Note: Read one of the most moving, miraculous accounts ever of a near-death experience. Explore a treasure trove of concise summaries of incredibly inspiring news articles which will inspire you to make a difference.
The fallout from a huge leak of Credit Suisse banking data threatened to damage Switzerland's entire financial sector on Monday after the European parliament's main political grouping raised the prospect of adding the country to a money-laundering blacklist. The European People's party (EPP), the largest political grouping of the European parliament, called for the EU to review its relationship with Switzerland and consider whether it should be added to its list of countries associated with a high risk of financial crime. Experts said that such a move would be a disaster for Switzerland's financial sector, which would face the kind of enhanced due diligence applied to transactions linked to rogue nations including Iran, Myanmar, Syria and North Korea. The EPP released the proposal after media outlets including the Guardian, SĂĽddeutsche Zeitung, the Organized Crime and Corruption Reporting Project (OCCRP), and Le Monde revealed how a massive leak of Credit Suisse data had uncovered apparently widespread failures of due diligence by the bank. The investigation, called Suisse secrets, identified clients of the Swiss bank who had been involved in torture, drug trafficking, money laundering, corruption and other serious crimes. The country's addition to the EU high-risk third countries list would mean regulated professions, such as bankers, lawyers and accountants, would be required to conduct enhanced due diligence on any transaction or commercial relationship with a person or company in the country.
Note: For more along these lines, see concise summaries of deeply revealing news articles on financial system corruption from reliable major media sources.
For more than a year, the Centers for Disease Control and Prevention has collected data on hospitalizations for Covid-19 in the United States and broken it down by age, race and vaccination status. But it has not made most of the information public. When the C.D.C. published the first significant data on the effectiveness of boosters in adults younger than 65 two weeks ago, it left out the numbers for a huge portion of that population: 18- to 49-year-olds, the group least likely to benefit from extra shots, because the first two doses already left them well-protected. The agency recently debuted a dashboard of wastewater data on its website that will be updated daily and might provide early signals of an oncoming surge of Covid cases. Some states and localities had been sharing wastewater information with the agency since the start of the pandemic, but it had never before released those findings. Two full years into the pandemic, the agency leading the country's response to the public health emergency has published only a tiny fraction of the data it has collected, several people familiar with the data said. But the C.D.C. has been routinely collecting information since the Covid vaccines were first rolled out last year. The agency has been reluctant to make those figures public, [an] official said, because they might be misinterpreted as the vaccines being ineffective. Experts dismissed the potential misuse or misinterpretation of data as an acceptable reason for not releasing it.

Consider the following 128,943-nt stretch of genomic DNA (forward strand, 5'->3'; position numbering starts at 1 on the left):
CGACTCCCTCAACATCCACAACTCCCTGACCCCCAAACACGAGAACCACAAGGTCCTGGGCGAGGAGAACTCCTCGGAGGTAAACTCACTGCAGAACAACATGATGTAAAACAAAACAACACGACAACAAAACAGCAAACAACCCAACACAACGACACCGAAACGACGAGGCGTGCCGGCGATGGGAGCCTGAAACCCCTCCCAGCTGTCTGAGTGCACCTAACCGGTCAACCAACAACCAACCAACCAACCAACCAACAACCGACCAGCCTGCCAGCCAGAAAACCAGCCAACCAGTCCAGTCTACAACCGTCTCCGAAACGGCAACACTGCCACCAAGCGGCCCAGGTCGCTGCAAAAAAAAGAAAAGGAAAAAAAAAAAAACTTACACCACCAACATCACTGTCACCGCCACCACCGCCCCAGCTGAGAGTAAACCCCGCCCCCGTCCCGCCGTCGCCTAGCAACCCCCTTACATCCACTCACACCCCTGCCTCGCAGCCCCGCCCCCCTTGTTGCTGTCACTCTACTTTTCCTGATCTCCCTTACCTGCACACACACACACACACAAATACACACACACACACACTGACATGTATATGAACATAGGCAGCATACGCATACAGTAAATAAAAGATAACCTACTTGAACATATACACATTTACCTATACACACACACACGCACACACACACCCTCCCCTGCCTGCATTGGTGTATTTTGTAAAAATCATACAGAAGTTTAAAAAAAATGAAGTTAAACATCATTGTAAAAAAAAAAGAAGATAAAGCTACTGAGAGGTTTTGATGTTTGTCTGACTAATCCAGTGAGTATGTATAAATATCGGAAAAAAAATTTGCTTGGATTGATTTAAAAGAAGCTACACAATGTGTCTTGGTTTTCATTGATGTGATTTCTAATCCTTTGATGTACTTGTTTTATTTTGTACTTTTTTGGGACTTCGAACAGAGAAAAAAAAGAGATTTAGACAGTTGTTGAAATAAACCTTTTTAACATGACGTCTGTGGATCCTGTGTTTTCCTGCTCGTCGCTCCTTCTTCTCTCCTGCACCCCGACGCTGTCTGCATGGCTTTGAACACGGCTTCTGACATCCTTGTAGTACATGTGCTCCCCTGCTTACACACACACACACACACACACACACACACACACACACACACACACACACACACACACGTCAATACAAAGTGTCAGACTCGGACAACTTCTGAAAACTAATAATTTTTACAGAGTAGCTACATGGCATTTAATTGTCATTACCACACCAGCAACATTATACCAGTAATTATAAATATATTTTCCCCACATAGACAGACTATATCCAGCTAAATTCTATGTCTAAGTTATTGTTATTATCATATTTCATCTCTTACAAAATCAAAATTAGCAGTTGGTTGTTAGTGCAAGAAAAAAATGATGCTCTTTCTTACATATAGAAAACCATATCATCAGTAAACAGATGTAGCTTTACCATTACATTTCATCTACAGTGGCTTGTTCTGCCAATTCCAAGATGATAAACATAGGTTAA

Note: Learn also about why Pfizer wanted to hide their COVID clinical data for 75 years. For more along these lines, see concise summaries of deeply revealing news articles on government corruption and coronavirus vaccines from reliable major media sources.
Since June 2020, the mental health clinicians and paramedics working for Denver's Support Team Assisted Response program have covered hundreds of miles in their white vans responding to 911 calls instead of police officers. They've responded to reports of people experiencing psychotic breaks. They've helped a woman experiencing homelessness who couldn't find a place to change, so she undressed in an alley. They've helped suicidal people, schizophrenic people, people using drugs. They've handed out water and socks. They've helped connect people to shelter, food and resources. The program, known as STAR, began 20 months ago with a single van and a two-person team. More than 2,700 calls later, STAR is getting ready to expand to six vans and more than a dozen workers – growth the program's leaders hope will allow the teams to respond to more than 10,000 calls a year. The Denver City Council last week voted unanimously to approve a $1.4 million contract with the Mental Health Center of Denver for the program's continuation and expansion. The contract means the program that aims to send unarmed health experts instead of police officers to certain emergency calls will soon have broader reach and more operational hours. "STAR is an example of a program that has worked for those it has had contact with," Councilwoman Robin Kniech said. "It is minimizing unnecessary arrests and unnecessary costs – whether that be jail costs or emergency room costs."